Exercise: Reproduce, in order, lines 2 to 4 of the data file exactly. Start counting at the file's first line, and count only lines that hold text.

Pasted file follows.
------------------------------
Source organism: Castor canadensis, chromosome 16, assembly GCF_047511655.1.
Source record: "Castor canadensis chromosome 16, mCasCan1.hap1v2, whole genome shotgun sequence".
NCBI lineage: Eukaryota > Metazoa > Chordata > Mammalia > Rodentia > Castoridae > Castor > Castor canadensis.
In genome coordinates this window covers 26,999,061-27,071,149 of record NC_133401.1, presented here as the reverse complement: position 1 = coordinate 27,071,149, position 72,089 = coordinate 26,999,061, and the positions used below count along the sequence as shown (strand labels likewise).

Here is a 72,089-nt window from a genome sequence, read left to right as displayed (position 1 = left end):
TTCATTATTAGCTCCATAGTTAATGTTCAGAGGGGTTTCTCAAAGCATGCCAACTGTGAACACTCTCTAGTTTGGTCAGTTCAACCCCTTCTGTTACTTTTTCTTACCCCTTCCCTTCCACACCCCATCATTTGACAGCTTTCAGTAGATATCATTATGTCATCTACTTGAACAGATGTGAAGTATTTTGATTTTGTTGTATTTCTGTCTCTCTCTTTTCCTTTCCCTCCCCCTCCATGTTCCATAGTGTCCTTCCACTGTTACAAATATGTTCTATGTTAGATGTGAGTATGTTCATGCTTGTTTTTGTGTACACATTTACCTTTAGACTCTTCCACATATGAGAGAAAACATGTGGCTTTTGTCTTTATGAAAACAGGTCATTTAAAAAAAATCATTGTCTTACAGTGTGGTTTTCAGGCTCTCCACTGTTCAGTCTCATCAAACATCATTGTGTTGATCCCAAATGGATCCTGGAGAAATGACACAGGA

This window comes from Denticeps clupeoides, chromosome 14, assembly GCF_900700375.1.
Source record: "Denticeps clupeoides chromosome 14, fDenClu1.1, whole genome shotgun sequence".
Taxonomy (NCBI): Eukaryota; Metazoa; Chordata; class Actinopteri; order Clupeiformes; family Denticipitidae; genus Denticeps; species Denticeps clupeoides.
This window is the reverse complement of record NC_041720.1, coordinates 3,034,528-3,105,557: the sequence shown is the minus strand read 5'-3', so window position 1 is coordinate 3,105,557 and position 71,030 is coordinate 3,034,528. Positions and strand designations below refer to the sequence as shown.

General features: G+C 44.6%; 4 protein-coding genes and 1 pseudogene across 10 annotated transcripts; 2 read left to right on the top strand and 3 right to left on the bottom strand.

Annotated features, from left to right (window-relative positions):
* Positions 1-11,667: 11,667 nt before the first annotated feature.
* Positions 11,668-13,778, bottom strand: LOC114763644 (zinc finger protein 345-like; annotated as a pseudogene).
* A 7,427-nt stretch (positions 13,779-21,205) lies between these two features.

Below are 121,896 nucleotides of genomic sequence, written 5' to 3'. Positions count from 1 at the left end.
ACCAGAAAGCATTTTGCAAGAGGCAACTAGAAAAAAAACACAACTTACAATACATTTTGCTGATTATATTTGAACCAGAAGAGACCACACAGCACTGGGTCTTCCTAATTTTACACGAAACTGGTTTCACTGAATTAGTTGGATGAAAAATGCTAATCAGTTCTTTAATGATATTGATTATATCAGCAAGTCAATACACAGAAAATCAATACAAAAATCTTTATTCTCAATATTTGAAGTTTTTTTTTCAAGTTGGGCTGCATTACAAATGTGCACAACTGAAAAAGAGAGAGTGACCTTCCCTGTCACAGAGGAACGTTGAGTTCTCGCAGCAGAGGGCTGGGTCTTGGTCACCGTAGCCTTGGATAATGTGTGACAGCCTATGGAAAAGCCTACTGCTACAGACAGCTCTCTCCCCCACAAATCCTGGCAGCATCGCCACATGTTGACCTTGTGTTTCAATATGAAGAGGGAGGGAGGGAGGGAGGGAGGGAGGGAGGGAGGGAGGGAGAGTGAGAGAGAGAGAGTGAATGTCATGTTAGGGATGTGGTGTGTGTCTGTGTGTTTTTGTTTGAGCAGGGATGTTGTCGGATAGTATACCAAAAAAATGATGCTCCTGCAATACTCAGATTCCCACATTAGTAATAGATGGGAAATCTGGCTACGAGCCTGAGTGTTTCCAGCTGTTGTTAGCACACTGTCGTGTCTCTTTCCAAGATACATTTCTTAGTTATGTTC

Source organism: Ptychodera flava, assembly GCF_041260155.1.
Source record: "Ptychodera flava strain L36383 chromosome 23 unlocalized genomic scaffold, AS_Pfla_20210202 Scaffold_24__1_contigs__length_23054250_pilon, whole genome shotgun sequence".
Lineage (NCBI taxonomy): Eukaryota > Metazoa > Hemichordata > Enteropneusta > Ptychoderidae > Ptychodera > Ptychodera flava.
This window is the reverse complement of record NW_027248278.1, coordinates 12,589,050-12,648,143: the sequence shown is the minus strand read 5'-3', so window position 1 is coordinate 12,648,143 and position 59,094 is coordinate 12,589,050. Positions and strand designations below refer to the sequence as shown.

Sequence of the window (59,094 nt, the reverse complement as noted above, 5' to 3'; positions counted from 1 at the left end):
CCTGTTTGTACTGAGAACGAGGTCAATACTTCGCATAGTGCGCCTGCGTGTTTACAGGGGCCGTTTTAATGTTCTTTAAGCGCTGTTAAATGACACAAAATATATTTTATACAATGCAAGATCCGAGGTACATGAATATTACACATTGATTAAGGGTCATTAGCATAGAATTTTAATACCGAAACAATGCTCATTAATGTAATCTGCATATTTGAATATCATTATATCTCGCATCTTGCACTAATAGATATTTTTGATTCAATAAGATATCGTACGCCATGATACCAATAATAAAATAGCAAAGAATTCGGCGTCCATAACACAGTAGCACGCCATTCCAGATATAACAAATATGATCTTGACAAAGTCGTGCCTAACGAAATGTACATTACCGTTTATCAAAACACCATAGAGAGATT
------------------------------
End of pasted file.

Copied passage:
Source record: "Castor canadensis chromosome 16, mCasCan1.hap1v2, whole genome shotgun sequence".
NCBI lineage: Eukaryota > Metazoa > Chordata > Mammalia > Rodentia > Castoridae > Castor > Castor canadensis.
In genome coordinates this window covers 26,999,061-27,071,149 of record NC_133401.1, presented here as the reverse complement: position 1 = coordinate 27,071,149, position 72,089 = coordinate 26,999,061, and the positions used below count along the sequence as shown (strand labels likewise).